Ancient Monuments

History on the Ground

This site is entirely user-supported. See how you can help.

Section of linear boundary dyke 390m west of South Wold Farm

A Scheduled Monument in Kirby Underdale, East Riding of Yorkshire

Approximate Location Map
Large Map »
Street or Overhead View
Contributor Photos »

If Google Street View is available, the image is from the best available vantage point looking, if possible, towards the location of the monument. Where it is not available, the satellite view is shown instead.

Coordinates

Latitude: 54.0037 / 54°0'13"N

Longitude: -0.7566 / 0°45'23"W

OS Eastings: 481593.438572

OS Northings: 457119.117115

OS Grid: SE815571

Mapcode National: GBR RQ44.ZK

Mapcode Global: WHFC2.BMYL

Entry Name: Section of linear boundary dyke 390m west of South Wold Farm

Scheduled Date: 9 September 1958

Last Amended: 8 April 1997

Source: Historic England

Source ID: 1015610

English Heritage Legacy ID: 26592

County: East Riding of Yorkshire

Civil Parish: Kirby Underdale

Traditional County: Yorkshire

Lieutenancy Area (Ceremonial County): East Riding of Yorkshire

Church of England Parish: Kirby Underdale All Saints

Church of England Diocese: York

Details

The monument includes a 440m long section of Bronze Age linear boundary bank
and ditches (also known as a dyke) running north-south on Garrowby Wold,
400m west of South Wold Farm.
The monument is a surviving component of an elaborate complex of boundary
dykes found scattered across the Yorkshire Wolds, single components
of which run either along the top of the escarpments, or part the way down the
sides of the intervening dry valley systems in this area. These dykes were
used to enhance the natural topographical barriers of spurs and escarpments
between valleys, with additional physical barriers of banks and ditches.
Natural conduits along the floors of dry valleys were then `blocked' by
other bank and ditch systems acting to control access.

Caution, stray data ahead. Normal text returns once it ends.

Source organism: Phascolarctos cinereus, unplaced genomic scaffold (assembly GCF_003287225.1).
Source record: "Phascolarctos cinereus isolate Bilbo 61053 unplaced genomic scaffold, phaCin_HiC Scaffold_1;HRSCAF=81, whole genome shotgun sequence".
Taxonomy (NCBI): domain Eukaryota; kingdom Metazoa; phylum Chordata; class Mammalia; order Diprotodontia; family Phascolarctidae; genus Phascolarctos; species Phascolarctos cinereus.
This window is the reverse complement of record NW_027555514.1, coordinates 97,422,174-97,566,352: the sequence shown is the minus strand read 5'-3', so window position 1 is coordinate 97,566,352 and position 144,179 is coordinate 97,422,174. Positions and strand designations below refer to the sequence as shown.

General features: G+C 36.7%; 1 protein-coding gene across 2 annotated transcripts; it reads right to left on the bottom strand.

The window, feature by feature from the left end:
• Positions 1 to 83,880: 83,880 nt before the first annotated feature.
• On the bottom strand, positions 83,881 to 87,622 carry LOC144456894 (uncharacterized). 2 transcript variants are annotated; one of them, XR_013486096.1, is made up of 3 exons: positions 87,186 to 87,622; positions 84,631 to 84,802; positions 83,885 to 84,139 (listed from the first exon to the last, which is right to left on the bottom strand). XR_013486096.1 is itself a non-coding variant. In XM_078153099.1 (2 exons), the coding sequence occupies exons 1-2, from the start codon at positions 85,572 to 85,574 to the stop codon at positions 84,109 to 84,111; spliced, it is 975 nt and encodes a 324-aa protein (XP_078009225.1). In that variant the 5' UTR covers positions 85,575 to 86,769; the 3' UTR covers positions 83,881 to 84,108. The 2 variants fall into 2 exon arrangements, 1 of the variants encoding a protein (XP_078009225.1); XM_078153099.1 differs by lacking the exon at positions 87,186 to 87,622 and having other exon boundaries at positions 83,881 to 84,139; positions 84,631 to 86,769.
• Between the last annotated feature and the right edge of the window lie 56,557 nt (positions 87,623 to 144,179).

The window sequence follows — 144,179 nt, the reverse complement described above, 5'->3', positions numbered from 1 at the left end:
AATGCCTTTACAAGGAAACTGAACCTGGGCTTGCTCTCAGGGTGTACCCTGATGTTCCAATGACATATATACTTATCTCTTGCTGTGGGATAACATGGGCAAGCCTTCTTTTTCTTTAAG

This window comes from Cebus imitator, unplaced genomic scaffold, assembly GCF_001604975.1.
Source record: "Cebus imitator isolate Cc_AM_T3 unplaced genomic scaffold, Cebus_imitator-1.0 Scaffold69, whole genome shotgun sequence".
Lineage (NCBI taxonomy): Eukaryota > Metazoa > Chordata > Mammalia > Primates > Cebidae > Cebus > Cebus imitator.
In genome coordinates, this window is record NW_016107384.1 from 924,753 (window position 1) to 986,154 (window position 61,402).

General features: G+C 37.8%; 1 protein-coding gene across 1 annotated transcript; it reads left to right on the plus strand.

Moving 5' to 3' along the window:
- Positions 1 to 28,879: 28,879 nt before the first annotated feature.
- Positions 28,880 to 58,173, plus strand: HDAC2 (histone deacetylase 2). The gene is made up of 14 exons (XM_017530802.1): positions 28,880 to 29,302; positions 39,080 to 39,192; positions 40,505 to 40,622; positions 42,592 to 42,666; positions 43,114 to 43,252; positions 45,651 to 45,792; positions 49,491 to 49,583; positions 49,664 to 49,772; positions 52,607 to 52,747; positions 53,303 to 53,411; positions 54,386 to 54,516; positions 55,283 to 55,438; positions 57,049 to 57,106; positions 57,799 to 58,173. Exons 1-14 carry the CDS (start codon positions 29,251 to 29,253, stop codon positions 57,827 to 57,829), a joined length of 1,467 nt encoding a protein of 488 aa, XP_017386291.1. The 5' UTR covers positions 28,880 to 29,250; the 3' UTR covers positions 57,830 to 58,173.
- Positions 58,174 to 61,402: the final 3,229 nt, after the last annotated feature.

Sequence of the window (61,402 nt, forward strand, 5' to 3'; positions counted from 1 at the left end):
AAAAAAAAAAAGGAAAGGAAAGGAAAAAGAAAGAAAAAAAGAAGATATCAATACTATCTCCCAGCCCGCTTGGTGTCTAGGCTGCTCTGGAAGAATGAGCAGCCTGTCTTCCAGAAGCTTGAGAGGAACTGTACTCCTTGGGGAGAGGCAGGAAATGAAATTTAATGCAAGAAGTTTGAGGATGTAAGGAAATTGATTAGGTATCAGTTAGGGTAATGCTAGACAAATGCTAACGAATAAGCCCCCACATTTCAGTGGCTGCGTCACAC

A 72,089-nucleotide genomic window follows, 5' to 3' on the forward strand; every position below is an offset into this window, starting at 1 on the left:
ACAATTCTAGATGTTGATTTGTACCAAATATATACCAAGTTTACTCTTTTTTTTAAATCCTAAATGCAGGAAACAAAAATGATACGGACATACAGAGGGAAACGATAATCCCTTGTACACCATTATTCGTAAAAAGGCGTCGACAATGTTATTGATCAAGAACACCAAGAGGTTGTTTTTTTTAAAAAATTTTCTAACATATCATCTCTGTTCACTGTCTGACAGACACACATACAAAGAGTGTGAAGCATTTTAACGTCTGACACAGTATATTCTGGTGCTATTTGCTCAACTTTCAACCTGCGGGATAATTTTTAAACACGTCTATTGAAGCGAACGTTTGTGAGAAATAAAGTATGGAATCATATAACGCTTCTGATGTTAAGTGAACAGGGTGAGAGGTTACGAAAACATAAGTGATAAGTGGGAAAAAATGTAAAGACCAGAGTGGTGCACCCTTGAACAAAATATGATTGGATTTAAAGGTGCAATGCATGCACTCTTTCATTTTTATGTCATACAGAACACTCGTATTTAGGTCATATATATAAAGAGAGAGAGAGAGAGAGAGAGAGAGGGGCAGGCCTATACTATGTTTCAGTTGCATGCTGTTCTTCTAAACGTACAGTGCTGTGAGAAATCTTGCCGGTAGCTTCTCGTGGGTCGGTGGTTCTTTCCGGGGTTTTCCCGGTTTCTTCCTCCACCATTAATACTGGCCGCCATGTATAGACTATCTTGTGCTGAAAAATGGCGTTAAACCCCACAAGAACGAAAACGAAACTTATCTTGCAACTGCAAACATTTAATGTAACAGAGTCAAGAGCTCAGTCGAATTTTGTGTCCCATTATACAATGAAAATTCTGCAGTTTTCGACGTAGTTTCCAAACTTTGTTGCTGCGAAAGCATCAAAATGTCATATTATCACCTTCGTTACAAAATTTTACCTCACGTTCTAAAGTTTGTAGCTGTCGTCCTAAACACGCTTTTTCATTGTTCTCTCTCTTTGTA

The elaborate complex of boundary earthworks located on Garrowby, Bishop
Wilton, Callis, Millington and Huggate Wolds is one of the best preserved
remnants of the original more extensive systems recorded and mapped by early
antiquarians such as J R Mortimer in the 19th century.
Excavations and observations of spatial relationships between these and other
earthworks of known date demonstrate this Wolds complex of earthworks to have
originated in the later Bronze Age, with several subsequent phases of
elaboration and augmentation.
The monument also forms part of a broadly related and extensive complex of
multi-period prehistoric earthworks, including bowl barrows, barrow
cemeteries, linear bank and ditch systems, trackways and enclosures dispersed
across Bishop Wilton and Callis Wold, Millington, Huggate and Warter Wolds and
Huggate and Millington Pastures.
The monument includes a complex which is orientated approximately north-
south. A short section of single bank at the southern end is between 1m-1.25m
high, up to 4m wide at its base and 2m broad across its top. The bank divides
to become a double bank complex, with the ditch centrally placed. The eastern
bank varies between 0.5m and 1.25m in height and is 6m-7m broad at its base,
and up to 2m wide at its top. The western bank is lower overall, being up to
0.7m high in places, and 4m-5m wide at its base. The central ditch dividing
them is up to 1.75m in depth in places and has a `U' shaped profile, being